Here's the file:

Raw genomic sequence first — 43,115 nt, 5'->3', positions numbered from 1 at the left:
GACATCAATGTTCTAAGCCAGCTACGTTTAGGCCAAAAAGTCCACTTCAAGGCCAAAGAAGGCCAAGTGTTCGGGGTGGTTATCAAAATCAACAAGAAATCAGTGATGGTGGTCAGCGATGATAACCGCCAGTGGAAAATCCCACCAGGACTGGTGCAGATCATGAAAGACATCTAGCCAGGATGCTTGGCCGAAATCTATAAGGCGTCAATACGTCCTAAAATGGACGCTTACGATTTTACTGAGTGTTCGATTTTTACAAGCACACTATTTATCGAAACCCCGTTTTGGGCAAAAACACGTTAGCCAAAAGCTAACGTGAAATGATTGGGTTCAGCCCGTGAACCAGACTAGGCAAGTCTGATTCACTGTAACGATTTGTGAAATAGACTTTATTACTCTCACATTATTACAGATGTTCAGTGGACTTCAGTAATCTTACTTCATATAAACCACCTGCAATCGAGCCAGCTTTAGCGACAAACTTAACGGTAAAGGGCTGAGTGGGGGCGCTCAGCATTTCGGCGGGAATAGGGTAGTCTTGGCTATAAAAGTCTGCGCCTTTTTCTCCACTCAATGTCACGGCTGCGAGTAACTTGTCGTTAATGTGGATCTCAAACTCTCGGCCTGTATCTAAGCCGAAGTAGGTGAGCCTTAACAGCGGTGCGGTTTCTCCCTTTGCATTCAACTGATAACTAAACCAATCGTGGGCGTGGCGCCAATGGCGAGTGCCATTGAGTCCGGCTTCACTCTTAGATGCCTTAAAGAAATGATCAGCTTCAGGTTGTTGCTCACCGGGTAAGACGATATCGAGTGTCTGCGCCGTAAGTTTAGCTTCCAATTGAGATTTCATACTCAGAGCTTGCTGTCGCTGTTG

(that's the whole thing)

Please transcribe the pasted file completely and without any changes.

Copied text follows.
Raw genomic sequence first — 43,115 nt, 5'->3', positions numbered from 1 at the left:
GACATCAATGTTCTAAGCCAGCTACGTTTAGGCCAAAAAGTCCACTTCAAGGCCAAAGAAGGCCAAGTGTTCGGGGTGGTTATCAAAATCAACAAGAAATCAGTGATGGTGGTCAGCGATGATAACCGCCAGTGGAAAATCCCACCAGGACTGGTGCAGATCATGAAAGACATCTAGCCAGGATGCTTGGCCGAAATCTATAAGGCGTCAATACGTCCTAAAATGGACGCTTACGATTTTACTGAGTGTTCGATTTTTACAAGCACACTATTTATCGAAACCCCGTTTTGGGCAAAAACACGTTAGCCAAAAGCTAACGTGAAATGATTGGGTTCAGCCCGTGAACCAGACTAGGCAAGTCTGATTCACTGTAACGATTTGTGAAATAGACTTTATTACTCTCACATTATTACAGATGTTCAGTGGACTTCAGTAATCTTACTTCATATAAACCACCTGCAATCGAGCCAGCTTTAGCGACAAACTTAACGGTAAAGGGCTGAGTGGGGGCGCTCAGCATTTCGGCGGGAATAGGGTAGTCTTGGCTATAAAAGTCTGCGCCTTTTTCTCCACTCAATGTCACGGCTGCGAGTAACTTGTCGTTAATGTGGATCTCAAACTCTCGGCCTGTATCTAAGCCGAAGTAGGTGAGCCTTAACAGCGGTGCGGTTTCTCCCTTTGCATTCAACTGATAACTAAACCAATCGTGGGCGTGGCGCCAATGGCGAGTGCCATTGAGTCCGGCTTCACTCTTAGATGCCTTAAAGAAATGATCAGCTTCAGGTTGTTGCTCACCGGGTAAGACGATATCGAGTGTCTGCGCCGTAAGTTTAGCTTCCAATTGAGATTTCATACTCAGAGCTTGCTGTCGCTGTTG